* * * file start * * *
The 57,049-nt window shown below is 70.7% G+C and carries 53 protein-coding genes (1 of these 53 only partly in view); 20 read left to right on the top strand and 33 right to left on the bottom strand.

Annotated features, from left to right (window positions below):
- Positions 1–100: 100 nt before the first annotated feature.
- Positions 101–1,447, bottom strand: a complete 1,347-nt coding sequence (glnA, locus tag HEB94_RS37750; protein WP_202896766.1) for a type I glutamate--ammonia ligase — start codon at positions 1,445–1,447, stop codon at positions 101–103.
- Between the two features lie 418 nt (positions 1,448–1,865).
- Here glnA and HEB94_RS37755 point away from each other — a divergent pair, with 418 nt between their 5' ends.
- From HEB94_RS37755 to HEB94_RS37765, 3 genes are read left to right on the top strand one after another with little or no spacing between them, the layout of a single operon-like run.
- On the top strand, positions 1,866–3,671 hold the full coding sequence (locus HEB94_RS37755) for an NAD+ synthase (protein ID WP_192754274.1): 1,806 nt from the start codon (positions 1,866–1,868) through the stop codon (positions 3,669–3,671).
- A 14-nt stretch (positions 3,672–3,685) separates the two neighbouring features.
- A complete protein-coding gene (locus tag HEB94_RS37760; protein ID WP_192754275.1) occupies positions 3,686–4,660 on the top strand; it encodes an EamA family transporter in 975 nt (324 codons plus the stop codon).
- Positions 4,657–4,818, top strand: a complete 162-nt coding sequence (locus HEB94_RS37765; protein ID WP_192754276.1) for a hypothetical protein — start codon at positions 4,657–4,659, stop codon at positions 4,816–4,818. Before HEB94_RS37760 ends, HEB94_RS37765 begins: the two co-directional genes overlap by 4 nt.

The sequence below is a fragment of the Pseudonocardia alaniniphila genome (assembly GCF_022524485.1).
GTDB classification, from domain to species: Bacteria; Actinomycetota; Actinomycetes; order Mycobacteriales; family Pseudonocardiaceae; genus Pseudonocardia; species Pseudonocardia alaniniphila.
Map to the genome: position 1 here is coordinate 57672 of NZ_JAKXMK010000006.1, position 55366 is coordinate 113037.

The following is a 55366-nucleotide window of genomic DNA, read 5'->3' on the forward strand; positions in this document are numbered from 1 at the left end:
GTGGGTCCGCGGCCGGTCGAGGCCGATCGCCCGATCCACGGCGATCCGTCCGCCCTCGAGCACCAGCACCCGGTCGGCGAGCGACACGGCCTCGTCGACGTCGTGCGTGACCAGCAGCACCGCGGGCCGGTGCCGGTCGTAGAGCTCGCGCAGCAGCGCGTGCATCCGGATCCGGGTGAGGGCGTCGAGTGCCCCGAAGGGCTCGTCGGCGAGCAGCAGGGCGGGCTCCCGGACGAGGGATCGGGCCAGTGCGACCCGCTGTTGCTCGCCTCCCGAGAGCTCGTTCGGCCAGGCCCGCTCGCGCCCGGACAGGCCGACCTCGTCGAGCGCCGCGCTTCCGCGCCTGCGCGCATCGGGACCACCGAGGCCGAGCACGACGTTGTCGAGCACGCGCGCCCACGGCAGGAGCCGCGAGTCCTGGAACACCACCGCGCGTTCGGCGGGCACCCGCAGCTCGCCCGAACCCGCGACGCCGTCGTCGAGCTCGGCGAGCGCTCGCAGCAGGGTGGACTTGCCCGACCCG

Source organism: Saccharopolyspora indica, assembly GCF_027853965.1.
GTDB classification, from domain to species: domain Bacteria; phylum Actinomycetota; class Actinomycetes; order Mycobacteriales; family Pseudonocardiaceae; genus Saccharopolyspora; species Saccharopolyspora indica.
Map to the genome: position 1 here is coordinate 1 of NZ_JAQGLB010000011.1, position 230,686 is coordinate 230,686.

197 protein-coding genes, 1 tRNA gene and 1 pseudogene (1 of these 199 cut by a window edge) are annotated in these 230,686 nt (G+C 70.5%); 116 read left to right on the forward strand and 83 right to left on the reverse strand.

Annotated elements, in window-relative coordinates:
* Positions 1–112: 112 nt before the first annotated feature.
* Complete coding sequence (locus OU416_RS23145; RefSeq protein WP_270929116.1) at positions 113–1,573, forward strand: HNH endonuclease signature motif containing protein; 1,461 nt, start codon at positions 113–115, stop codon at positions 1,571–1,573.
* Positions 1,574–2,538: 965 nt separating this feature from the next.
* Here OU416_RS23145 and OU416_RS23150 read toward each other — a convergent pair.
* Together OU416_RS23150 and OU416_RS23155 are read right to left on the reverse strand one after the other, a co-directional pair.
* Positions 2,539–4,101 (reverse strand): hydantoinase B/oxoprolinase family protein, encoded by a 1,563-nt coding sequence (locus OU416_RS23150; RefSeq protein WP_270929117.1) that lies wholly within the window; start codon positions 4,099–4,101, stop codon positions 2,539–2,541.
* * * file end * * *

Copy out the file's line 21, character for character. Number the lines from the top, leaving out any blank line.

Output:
Annotated elements, in window-relative coordinates: